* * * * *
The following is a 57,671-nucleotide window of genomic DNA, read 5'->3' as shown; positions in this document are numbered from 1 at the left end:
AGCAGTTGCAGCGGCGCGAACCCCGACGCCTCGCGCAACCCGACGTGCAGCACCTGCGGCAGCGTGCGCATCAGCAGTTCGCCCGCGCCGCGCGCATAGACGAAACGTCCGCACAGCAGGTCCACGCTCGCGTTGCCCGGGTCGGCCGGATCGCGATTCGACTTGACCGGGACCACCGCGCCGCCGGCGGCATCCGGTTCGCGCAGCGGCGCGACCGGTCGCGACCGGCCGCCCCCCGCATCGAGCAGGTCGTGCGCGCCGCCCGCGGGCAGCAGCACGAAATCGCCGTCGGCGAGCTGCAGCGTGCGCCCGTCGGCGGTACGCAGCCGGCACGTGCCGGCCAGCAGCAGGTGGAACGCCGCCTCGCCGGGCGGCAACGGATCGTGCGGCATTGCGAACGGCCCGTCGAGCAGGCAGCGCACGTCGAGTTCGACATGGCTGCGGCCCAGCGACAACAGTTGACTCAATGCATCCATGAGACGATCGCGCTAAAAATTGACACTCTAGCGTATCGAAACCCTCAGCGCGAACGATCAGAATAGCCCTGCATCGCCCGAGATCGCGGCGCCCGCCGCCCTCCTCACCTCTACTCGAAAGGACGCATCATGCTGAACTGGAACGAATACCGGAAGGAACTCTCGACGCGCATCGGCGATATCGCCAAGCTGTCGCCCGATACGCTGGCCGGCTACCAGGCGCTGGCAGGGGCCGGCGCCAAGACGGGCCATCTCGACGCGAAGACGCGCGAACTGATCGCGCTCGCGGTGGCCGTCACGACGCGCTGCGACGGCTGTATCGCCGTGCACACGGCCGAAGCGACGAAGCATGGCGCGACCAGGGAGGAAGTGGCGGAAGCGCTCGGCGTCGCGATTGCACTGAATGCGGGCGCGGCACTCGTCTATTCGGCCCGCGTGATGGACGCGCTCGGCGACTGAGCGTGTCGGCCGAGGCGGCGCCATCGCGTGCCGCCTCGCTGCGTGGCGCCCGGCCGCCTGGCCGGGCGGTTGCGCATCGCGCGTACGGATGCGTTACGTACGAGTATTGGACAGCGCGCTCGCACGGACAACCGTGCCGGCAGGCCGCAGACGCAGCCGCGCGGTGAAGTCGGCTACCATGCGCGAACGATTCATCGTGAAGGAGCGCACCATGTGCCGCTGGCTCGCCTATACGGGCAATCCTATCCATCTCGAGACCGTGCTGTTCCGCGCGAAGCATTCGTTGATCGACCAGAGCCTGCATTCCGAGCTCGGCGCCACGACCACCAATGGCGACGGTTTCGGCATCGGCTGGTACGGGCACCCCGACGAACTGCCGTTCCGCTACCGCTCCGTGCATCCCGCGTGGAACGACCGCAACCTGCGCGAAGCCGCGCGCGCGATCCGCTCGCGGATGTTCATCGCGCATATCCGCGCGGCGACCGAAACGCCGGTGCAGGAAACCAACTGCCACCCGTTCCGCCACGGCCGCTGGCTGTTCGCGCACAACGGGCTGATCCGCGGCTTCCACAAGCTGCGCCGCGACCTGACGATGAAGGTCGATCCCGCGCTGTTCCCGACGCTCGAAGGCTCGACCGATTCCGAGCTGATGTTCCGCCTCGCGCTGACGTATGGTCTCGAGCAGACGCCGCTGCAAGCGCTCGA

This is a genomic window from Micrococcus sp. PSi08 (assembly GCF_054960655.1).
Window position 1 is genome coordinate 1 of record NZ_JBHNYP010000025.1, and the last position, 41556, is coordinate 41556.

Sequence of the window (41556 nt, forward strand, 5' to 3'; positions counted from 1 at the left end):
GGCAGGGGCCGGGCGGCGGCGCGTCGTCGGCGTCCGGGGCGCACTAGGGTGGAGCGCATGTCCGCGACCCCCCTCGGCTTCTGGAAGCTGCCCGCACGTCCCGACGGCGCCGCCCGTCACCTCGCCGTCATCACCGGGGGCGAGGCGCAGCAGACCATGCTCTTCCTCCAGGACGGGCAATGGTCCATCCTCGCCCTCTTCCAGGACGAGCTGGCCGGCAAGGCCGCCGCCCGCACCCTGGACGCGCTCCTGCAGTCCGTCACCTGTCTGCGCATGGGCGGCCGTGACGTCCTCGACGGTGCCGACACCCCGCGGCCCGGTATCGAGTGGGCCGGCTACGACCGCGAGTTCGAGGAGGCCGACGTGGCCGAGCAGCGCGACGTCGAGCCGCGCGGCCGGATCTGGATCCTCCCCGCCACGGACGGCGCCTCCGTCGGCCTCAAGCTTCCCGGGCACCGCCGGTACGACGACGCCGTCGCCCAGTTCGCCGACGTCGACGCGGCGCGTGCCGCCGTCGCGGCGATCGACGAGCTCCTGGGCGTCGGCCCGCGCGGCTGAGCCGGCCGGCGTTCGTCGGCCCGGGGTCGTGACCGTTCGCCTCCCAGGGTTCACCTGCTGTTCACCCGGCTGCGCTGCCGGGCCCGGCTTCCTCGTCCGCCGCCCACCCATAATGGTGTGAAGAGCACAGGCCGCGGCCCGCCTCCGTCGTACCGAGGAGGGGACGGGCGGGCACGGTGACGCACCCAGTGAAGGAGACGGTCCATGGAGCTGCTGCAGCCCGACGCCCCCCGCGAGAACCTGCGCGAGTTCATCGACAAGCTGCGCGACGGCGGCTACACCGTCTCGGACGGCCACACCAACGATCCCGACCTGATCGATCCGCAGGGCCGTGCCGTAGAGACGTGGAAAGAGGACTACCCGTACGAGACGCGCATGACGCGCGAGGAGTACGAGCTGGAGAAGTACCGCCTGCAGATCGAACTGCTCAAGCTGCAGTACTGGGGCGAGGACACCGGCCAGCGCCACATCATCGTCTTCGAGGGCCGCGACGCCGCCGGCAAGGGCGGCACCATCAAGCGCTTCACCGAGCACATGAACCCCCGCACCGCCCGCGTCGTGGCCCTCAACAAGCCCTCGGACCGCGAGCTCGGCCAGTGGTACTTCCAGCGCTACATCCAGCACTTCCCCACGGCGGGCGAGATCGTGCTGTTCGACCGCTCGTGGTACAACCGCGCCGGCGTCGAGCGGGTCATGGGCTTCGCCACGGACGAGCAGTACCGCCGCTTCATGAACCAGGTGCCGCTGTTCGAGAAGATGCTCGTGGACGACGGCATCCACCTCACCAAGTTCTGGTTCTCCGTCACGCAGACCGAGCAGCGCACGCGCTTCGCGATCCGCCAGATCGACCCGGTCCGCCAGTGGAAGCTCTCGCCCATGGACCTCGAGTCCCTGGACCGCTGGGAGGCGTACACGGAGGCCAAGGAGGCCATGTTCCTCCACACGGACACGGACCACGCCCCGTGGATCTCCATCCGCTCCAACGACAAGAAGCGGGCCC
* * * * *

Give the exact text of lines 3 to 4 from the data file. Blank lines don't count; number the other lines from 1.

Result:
This is a genomic window from Micrococcus sp. PSi08 (assembly GCF_054960655.1).
Window position 1 is genome coordinate 1 of record NZ_JBHNYP010000025.1, and the last position, 41556, is coordinate 41556.